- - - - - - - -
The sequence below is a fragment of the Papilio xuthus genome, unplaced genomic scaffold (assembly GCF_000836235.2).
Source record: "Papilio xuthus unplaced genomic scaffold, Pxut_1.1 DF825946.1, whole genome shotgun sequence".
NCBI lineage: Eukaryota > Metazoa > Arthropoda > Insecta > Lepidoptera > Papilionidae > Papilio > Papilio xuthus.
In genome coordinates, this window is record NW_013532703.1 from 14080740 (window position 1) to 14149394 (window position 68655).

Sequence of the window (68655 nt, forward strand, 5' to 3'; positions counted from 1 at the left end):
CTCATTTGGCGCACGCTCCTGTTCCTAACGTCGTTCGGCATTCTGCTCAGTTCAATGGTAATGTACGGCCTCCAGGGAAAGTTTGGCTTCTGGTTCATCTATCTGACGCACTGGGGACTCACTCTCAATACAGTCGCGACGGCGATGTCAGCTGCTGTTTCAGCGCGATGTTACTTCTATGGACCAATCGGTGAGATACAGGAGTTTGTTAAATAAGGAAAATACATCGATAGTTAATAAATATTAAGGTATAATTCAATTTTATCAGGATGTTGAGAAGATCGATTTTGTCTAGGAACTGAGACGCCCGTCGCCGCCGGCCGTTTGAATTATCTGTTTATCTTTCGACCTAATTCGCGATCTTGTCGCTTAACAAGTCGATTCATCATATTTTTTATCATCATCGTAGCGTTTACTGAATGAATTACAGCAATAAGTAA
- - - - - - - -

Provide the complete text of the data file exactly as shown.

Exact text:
The sequence below is a fragment of the Papilio xuthus genome, unplaced genomic scaffold (assembly GCF_000836235.2).
Source record: "Papilio xuthus unplaced genomic scaffold, Pxut_1.1 DF825946.1, whole genome shotgun sequence".
NCBI lineage: Eukaryota > Metazoa > Arthropoda > Insecta > Lepidoptera > Papilionidae > Papilio > Papilio xuthus.
In genome coordinates, this window is record NW_013532703.1 from 14080740 (window position 1) to 14149394 (window position 68655).

Sequence of the window (68655 nt, forward strand, 5' to 3'; positions counted from 1 at the left end):
CTCATTTGGCGCACGCTCCTGTTCCTAACGTCGTTCGGCATTCTGCTCAGTTCAATGGTAATGTACGGCCTCCAGGGAAAGTTTGGCTTCTGGTTCATCTATCTGACGCACTGGGGACTCACTCTCAATACAGTCGCGACGGCGATGTCAGCTGCTGTTTCAGCGCGATGTTACTTCTATGGACCAATCGGTGAGATACAGGAGTTTGTTAAATAAGGAAAATACATCGATAGTTAATAAATATTAAGGTATAATTCAATTTTATCAGGATGTTGAGAAGATCGATTTTGTCTAGGAACTGAGACGCCCGTCGCCGCCGGCCGTTTGAATTATCTGTTTATCTTTCGACCTAATTCGCGATCTTGTCGCTTAACAAGTCGATTCATCATATTTTTTATCATCATCGTAGCGTTTACTGAATGAATTACAGCAATAAGTAA